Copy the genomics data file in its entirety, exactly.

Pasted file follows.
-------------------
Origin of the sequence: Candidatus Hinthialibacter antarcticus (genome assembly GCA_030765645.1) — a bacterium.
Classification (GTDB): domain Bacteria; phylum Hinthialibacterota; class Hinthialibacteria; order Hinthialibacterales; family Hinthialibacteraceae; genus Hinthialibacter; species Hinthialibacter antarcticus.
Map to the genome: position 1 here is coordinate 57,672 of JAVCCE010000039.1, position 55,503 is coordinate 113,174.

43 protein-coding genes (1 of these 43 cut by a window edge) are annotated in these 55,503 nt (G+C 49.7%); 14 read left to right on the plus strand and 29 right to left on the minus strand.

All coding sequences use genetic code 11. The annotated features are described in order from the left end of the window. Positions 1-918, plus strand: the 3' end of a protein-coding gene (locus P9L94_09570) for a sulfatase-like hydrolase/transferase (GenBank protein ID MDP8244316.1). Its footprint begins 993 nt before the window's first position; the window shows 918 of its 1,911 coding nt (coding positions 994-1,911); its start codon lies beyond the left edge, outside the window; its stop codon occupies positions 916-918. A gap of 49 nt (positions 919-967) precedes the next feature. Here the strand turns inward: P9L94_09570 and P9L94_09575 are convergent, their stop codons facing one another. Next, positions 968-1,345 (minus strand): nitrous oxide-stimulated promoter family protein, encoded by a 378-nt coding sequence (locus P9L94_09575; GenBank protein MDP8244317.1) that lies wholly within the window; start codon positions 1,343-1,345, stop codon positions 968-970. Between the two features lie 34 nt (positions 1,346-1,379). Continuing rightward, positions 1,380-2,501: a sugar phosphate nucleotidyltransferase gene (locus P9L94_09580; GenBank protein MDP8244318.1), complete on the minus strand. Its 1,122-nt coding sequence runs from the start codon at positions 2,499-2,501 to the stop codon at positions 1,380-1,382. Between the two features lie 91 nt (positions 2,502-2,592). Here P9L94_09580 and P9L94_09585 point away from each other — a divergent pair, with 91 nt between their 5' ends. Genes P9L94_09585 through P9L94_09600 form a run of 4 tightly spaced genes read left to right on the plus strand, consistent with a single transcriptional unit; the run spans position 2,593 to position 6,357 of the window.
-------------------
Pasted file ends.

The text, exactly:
Origin of the sequence: Candidatus Hinthialibacter antarcticus (genome assembly GCA_030765645.1) — a bacterium.
Classification (GTDB): domain Bacteria; phylum Hinthialibacterota; class Hinthialibacteria; order Hinthialibacterales; family Hinthialibacteraceae; genus Hinthialibacter; species Hinthialibacter antarcticus.
Map to the genome: position 1 here is coordinate 57,672 of JAVCCE010000039.1, position 55,503 is coordinate 113,174.

43 protein-coding genes (1 of these 43 cut by a window edge) are annotated in these 55,503 nt (G+C 49.7%); 14 read left to right on the plus strand and 29 right to left on the minus strand.

All coding sequences use genetic code 11. The annotated features are described in order from the left end of the window. Positions 1-918, plus strand: the 3' end of a protein-coding gene (locus P9L94_09570) for a sulfatase-like hydrolase/transferase (GenBank protein ID MDP8244316.1). Its footprint begins 993 nt before the window's first position; the window shows 918 of its 1,911 coding nt (coding positions 994-1,911); its start codon lies beyond the left edge, outside the window; its stop codon occupies positions 916-918. A gap of 49 nt (positions 919-967) precedes the next feature. Here the strand turns inward: P9L94_09570 and P9L94_09575 are convergent, their stop codons facing one another. Next, positions 968-1,345 (minus strand): nitrous oxide-stimulated promoter family protein, encoded by a 378-nt coding sequence (locus P9L94_09575; GenBank protein MDP8244317.1) that lies wholly within the window; start codon positions 1,343-1,345, stop codon positions 968-970. Between the two features lie 34 nt (positions 1,346-1,379). Continuing rightward, positions 1,380-2,501: a sugar phosphate nucleotidyltransferase gene (locus P9L94_09580; GenBank protein MDP8244318.1), complete on the minus strand. Its 1,122-nt coding sequence runs from the start codon at positions 2,499-2,501 to the stop codon at positions 1,380-1,382. Between the two features lie 91 nt (positions 2,502-2,592). Here P9L94_09580 and P9L94_09585 point away from each other — a divergent pair, with 91 nt between their 5' ends. Genes P9L94_09585 through P9L94_09600 form a run of 4 tightly spaced genes read left to right on the plus strand, consistent with a single transcriptional unit; the run spans position 2,593 to position 6,357 of the window.